Daniel Sokatch has spent much of his career fighting for equal rights for Israelis and Palestinians. As CEO of the New Israel Fund, he runs the largest global organization promoting democracy and equality for all who live under Israeli control. Sokatch was horrified to hear the news of Hamas's massacre of Israeli civilians on Oct. 7. But what further shocked him was the immediate response from some of his fellow advocates for Palestinian rights. "The reaction reeks of antisemitism," Sokatch says. "You can celebrate the slaughter of those people, just because they're Israeli, in a way that you wouldn't anywhere else in the globe."
Instead of condemning and mourning the deadliest day for Jews since Israel’s founding, factions of the grassroots left appeared to celebrate the assault as an act of Palestinian heroism. The national chapter of Students for Justice in Palestine called it "a historic win for the Palestinian resistance." A coalition of 34 Harvard student organizations issued a statement saying they "hold the Israeli regime entirely responsible for all unfolding violence." The Democratic Socialists of America promoted a pro-Palestinian rally in New York where attendees reportedly chanted “resistance is justified when people are occupied.” One was shown displaying a swastika. A Twitter account apparently belonging to Black Lives Matter Chicago posted an image of a paraglider with a Palestinian flag on X, appearing to celebrate the Hamas terrorists who descended to slaughter hundreds of Israelis at a music festival.
"The glorification and justification of violence against civilians is not something I've seen in this movement in the 25 years I’ve been looking at it," says Oren Segal, vice president of the Anti-Defamation League's (ADL) Center on Extremism.
The tone-deaf response by college students and left-wing activists has been matched by statements from the halls of power that are equally callous toward Palestinian lives. “We are fighting human animals and we act accordingly,” said Israel's Defense Minister Yoav Gallant. "Level the place," South Carolina Senator Lindsey Graham said of Gaza.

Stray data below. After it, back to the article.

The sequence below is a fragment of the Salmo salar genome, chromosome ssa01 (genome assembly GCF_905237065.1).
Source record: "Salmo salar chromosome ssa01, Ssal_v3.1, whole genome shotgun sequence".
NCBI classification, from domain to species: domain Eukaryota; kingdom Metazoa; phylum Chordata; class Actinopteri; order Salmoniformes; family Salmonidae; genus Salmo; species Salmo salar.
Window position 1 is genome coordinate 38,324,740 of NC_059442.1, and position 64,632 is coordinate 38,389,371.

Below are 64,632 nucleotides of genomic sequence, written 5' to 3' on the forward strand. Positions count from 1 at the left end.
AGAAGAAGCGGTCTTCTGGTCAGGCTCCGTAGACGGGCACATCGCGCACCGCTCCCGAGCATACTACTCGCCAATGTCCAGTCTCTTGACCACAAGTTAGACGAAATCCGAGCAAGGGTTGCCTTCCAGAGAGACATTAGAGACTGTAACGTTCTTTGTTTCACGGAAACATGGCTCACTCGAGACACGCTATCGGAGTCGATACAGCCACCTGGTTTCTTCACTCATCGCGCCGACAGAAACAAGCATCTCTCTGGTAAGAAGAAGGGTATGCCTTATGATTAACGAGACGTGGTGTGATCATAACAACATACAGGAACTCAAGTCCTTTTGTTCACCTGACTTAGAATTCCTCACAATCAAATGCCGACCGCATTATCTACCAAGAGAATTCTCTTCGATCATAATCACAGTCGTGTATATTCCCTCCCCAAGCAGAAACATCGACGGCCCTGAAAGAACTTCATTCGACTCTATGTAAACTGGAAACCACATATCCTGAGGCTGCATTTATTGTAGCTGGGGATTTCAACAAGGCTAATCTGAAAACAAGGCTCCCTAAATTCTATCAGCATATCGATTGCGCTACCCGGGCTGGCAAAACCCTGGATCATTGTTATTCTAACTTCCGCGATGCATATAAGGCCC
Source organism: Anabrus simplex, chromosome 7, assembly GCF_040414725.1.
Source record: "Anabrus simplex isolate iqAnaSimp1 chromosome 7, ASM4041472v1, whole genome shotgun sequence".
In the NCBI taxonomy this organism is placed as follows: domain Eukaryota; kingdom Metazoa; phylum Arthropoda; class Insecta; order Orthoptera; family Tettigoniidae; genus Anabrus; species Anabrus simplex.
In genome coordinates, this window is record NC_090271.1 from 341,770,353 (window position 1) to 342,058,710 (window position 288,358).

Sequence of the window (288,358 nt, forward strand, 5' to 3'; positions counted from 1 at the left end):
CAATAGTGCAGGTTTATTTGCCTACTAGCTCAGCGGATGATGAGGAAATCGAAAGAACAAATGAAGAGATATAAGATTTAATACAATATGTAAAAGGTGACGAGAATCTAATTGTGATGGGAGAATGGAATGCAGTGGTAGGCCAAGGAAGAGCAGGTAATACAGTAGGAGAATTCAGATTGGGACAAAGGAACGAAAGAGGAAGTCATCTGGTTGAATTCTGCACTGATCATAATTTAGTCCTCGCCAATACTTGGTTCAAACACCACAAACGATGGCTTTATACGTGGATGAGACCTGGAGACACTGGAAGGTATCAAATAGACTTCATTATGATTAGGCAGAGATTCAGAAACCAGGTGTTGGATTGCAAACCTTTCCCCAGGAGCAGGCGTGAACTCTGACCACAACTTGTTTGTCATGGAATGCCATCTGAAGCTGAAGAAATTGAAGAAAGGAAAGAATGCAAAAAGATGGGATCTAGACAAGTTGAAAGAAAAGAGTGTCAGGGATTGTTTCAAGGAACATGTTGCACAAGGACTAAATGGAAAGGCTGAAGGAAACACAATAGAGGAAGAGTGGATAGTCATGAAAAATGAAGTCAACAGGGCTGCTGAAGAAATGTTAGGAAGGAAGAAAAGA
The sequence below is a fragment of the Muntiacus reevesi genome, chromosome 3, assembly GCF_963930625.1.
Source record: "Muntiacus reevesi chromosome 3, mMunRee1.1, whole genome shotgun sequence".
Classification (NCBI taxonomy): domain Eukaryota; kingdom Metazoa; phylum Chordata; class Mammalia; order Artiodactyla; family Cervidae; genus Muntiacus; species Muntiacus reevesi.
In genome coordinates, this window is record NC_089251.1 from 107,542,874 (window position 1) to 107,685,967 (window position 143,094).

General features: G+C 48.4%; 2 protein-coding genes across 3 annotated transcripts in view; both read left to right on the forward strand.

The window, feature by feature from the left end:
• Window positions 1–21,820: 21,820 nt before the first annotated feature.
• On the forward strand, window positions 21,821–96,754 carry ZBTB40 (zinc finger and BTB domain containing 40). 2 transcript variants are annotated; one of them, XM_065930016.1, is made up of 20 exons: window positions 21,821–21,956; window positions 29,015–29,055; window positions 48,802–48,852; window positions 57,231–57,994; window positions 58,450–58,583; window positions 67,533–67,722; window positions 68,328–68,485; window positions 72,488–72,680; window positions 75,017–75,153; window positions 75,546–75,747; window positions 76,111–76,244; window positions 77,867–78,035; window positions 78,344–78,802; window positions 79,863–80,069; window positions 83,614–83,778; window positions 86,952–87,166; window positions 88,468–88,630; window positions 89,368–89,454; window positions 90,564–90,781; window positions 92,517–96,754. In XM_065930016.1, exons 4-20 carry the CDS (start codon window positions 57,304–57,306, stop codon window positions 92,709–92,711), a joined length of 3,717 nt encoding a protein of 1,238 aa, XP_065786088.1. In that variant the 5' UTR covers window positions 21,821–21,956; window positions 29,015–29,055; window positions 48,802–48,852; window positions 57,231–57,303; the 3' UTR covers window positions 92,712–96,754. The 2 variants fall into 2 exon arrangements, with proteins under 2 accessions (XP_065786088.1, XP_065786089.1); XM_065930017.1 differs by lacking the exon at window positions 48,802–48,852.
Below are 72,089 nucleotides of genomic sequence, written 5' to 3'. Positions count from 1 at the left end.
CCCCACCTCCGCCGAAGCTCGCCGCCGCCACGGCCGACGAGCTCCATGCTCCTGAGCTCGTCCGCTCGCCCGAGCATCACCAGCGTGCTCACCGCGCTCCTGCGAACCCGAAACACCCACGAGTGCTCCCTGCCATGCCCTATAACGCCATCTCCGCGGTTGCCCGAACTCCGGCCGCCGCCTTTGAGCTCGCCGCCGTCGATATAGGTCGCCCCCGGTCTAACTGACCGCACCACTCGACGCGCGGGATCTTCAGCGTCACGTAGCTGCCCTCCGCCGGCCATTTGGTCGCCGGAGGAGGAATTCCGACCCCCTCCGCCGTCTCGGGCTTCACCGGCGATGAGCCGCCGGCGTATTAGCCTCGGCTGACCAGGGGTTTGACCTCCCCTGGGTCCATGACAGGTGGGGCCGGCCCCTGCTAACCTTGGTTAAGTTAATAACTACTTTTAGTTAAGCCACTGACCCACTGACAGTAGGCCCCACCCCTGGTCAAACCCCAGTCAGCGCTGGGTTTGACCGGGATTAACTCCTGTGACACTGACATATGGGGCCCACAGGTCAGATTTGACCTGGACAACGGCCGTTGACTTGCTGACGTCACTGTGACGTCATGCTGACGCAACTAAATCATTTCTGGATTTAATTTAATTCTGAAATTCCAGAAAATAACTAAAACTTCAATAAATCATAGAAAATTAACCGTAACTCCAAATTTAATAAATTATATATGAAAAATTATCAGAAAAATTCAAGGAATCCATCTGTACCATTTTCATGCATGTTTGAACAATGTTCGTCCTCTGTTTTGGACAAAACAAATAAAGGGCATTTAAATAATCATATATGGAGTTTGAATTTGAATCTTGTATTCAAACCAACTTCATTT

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But the vehemently anti-Israel response from some parts of the left also reflects a significant ideological evolution on the issue, especially among younger generations. From 2011 to 2014, polling by Gallup found that millennial Democrats sided with Israelis over Palestinians by 25 points when asked their views on the long-running conflict. By 2023, the same group sided with Palestinians over Israelis by 11 points—a 36-point shift. The Pew Research Center found last year that 56% of Americans under 30 had an unfavorable view of Israel.
At the same time, antisemitism in the U.S. has been on the rise. According to the ADL, antisemitic incidents hit their highest mark in 2022 since the group began record-keeping in the U.S. in 1979, rising 36% in a single year. Research released earlier this year by the ADL found a spike in antisemitic beliefs among the American public, with 85% of Americans believing at least one anti-Jewish trope, up from 61% in 2019.
Over the last week, many American Jews felt as if anti-Israel sentiment and rising antisemitism was visible in the response to the massacre. "It’s going back to the idea that the Jews who were killed, that they had it coming, that they were part of a nation of colonizers, it's blaming Jews for their own misfortunes," says Mike Rothschild, a journalist and author who writes about antisemitism."It's ever present in right-wing discourse, but I'm seeing it much more on the left than I’ve ever seen it."
Despite the tropes, the response to the Hamas massacre by elements of the left took many Jews by surprise. "I have always defended the rights of people to criticize Israel, even very harshly, and not be accused of antisemitism," says Sokatch. "There's a big difference between leveling the harshest criticism at Israel for what it is doing in the West Bank and Gaza, and celebrating the murder, torture and rape of innocent people.”